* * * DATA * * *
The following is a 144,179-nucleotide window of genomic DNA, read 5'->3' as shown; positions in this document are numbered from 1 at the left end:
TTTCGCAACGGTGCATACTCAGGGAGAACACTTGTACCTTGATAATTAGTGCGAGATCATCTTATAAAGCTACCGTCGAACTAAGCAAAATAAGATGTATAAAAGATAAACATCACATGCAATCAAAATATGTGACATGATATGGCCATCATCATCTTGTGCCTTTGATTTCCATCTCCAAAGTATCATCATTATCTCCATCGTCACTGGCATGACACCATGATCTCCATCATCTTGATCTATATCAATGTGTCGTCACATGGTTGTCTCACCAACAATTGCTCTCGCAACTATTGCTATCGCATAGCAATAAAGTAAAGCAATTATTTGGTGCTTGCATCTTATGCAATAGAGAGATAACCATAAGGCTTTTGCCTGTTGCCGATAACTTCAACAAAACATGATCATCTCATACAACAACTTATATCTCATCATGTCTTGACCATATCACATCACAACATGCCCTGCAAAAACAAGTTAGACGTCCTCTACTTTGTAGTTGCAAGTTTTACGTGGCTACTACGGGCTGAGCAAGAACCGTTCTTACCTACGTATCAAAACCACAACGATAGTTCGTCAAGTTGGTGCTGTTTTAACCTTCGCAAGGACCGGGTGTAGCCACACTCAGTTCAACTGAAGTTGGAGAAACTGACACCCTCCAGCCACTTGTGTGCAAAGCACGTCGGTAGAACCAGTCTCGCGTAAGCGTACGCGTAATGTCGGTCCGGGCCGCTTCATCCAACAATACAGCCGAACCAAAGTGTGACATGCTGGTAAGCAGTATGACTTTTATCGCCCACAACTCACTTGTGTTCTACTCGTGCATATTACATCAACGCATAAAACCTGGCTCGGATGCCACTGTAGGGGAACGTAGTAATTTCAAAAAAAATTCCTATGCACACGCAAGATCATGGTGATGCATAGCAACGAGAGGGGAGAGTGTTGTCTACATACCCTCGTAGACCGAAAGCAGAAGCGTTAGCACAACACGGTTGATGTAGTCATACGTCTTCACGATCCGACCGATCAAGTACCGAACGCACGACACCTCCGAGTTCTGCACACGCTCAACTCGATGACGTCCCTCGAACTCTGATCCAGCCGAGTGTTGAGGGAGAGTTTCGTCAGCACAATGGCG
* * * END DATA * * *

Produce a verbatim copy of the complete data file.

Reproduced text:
The following is a 144,179-nucleotide window of genomic DNA, read 5'->3' as shown; positions in this document are numbered from 1 at the left end:
TTTCGCAACGGTGCATACTCAGGGAGAACACTTGTACCTTGATAATTAGTGCGAGATCATCTTATAAAGCTACCGTCGAACTAAGCAAAATAAGATGTATAAAAGATAAACATCACATGCAATCAAAATATGTGACATGATATGGCCATCATCATCTTGTGCCTTTGATTTCCATCTCCAAAGTATCATCATTATCTCCATCGTCACTGGCATGACACCATGATCTCCATCATCTTGATCTATATCAATGTGTCGTCACATGGTTGTCTCACCAACAATTGCTCTCGCAACTATTGCTATCGCATAGCAATAAAGTAAAGCAATTATTTGGTGCTTGCATCTTATGCAATAGAGAGATAACCATAAGGCTTTTGCCTGTTGCCGATAACTTCAACAAAACATGATCATCTCATACAACAACTTATATCTCATCATGTCTTGACCATATCACATCACAACATGCCCTGCAAAAACAAGTTAGACGTCCTCTACTTTGTAGTTGCAAGTTTTACGTGGCTACTACGGGCTGAGCAAGAACCGTTCTTACCTACGTATCAAAACCACAACGATAGTTCGTCAAGTTGGTGCTGTTTTAACCTTCGCAAGGACCGGGTGTAGCCACACTCAGTTCAACTGAAGTTGGAGAAACTGACACCCTCCAGCCACTTGTGTGCAAAGCACGTCGGTAGAACCAGTCTCGCGTAAGCGTACGCGTAATGTCGGTCCGGGCCGCTTCATCCAACAATACAGCCGAACCAAAGTGTGACATGCTGGTAAGCAGTATGACTTTTATCGCCCACAACTCACTTGTGTTCTACTCGTGCATATTACATCAACGCATAAAACCTGGCTCGGATGCCACTGTAGGGGAACGTAGTAATTTCAAAAAAAATTCCTATGCACACGCAAGATCATGGTGATGCATAGCAACGAGAGGGGAGAGTGTTGTCTACATACCCTCGTAGACCGAAAGCAGAAGCGTTAGCACAACACGGTTGATGTAGTCATACGTCTTCACGATCCGACCGATCAAGTACCGAACGCACGACACCTCCGAGTTCTGCACACGCTCAACTCGATGACGTCCCTCGAACTCTGATCCAGCCGAGTGTTGAGGGAGAGTTTCGTCAGCACAATGGCG